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Title Continuous Positive Airway Pressure Is Not As Effective In Treating Childhood Obstructive Sleep Apnea As Adenotonsillectomies Due To Poor Patient Adherence
Clinical Question Is continuous positive airway pressure more effective than adenotonsillectomies in treating childhood obstructive sleep apnea?
Clinical Bottom Line Continuous positive airway pressure (CPAP) and adenotonsillectomies (AT) are both efficient treatments for childhood obstructive sleep apnea; however, the efficacy of CPAP is limited by poor patient adherence.
Best Evidence (you may view more info by clicking on the PubMed ID link)
PubMed ID Author / Year Patient Group Study type
(level of evidence)
#1) 22926176Marcus/2012Review of OSA literature from 1999-2011 (350 relevant articles) Systemic review
Key resultsStudies show that the majority of children who undergo AT experience a marked improvement in their OSA afterwards; however, AT does not successfully resolve the symptoms of OSA for all patients. CPAP has been shown to be effective in treating OSA, but because of poor patient adherence, it is not recommended if the patient can instead undergo AT; however, CPAP can be used to treat patients who cannot undergo AT or patients for whom AT did not completely resolve their OSA.
#2) 22334807Marcus/201256 OSA patients (ages 2-16) Randomized controlled trial
Key resultsTreatment with CPAP resulted in an improvement in AHI from 22 ± 21 events/hr to 2 ± 3 events/hr. CPAP adherence was suboptimal, averaging 3.8 ± 3.3 h per night, and declined over time. As a result, current CPAP treatment options for children and adolescents are inadequate due to limitations by poor adherence.
#3) 19467393Friedman/20091079 OSA patients treated with AT (mean age 6.5) Systemic review and meta-analysis
Key resultsChildren treated with AT saw a significantly reduced AHI, with a mean change of 18.6 preoperative to 4.9 postoperative. The success rate of AT was 66.3%, with success being defined as having an AHI <1. AT is recommended as the first line of treatment for the majority of children with OSA.
Evidence Search (“Sleep Apnea, Obstructive/surgery” [Mesh] OR “Sleep Apnea, Obstructive/therapy” [Mesh]) AND “Continuous Positive Airway Pressure” [Mesh] Limits: children
Comments on
The Evidence
Marcus systematically reviewed literature from 1999 through 2011, which resulted in 350 articles that provided relevant data. Animal studies, case reports, and reviews were excluded. Quality assessment was conducted and it was determined that a majority of the relevant articles were level II through IV. Marcus conducted a randomized double-blinded clinical trial comparing treatment with CPAP (sample size of 15) to treatment with Bi-Flex (sample size of 45), a different mode of positive airway pressure. Friedman carried out a systematic review using inclusion and exclusion criteria to identity literature concerning treatment of OSA with solely AT. Only studies with both preoperative and postoperative polysomnographic data and in which all patients were under the age of 20 were included. Studies concerning patients with medical conditions not commonly found in the general population were excluded. The possibility of publication bias, in which authors do not publish studies with negative results, was mentioned. As a result, the actual success rate of AT may be lower than that calculated in this review. Perspective: AT is widely considered to be an effective treatment for OSA with a low risk of complications, and treatment with AT can decrease health care costs by one third.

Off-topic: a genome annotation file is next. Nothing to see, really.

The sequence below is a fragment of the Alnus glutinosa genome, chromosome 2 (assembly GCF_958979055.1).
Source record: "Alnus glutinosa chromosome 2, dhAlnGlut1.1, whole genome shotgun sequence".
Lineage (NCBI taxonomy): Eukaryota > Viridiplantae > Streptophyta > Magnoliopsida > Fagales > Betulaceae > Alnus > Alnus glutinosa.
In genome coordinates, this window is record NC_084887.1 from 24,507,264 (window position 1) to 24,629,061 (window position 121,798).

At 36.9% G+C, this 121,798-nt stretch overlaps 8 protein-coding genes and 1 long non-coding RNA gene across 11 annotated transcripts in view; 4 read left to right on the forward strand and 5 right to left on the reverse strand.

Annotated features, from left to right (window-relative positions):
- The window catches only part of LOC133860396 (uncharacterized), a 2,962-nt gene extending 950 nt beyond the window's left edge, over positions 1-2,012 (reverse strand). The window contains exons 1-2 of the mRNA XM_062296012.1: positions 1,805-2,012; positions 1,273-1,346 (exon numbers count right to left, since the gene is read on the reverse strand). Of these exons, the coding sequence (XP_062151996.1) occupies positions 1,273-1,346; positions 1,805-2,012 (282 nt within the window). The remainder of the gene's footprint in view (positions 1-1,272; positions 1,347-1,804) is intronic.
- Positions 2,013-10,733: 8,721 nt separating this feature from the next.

Applicability Adenotonsillectomies are recommended as the first line of treatment for children with obstructive sleep apnea due to the fact that adherence to CPAP may be difficult for children. For cases in which surgery does not completely resolve the obstructive sleep apnea, CPAP may be recommended.
Specialty/Discipline (Public Health) (General Dentistry) (Oral Surgery) (Pediatric Dentistry)
Keywords Sleep apnea, obstructive; CPAP; adenotonsillectomy
ID# 2353
Date of submission: 02/19/2013spacer
E-mail link4@livemail.uthscsa.edu
Author Kevin Lin
Co-author(s) Paul McLornan, DDS
Co-author(s) e-mail drmclornan@gmail.com
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Faculty mentor/Co-author e-mail
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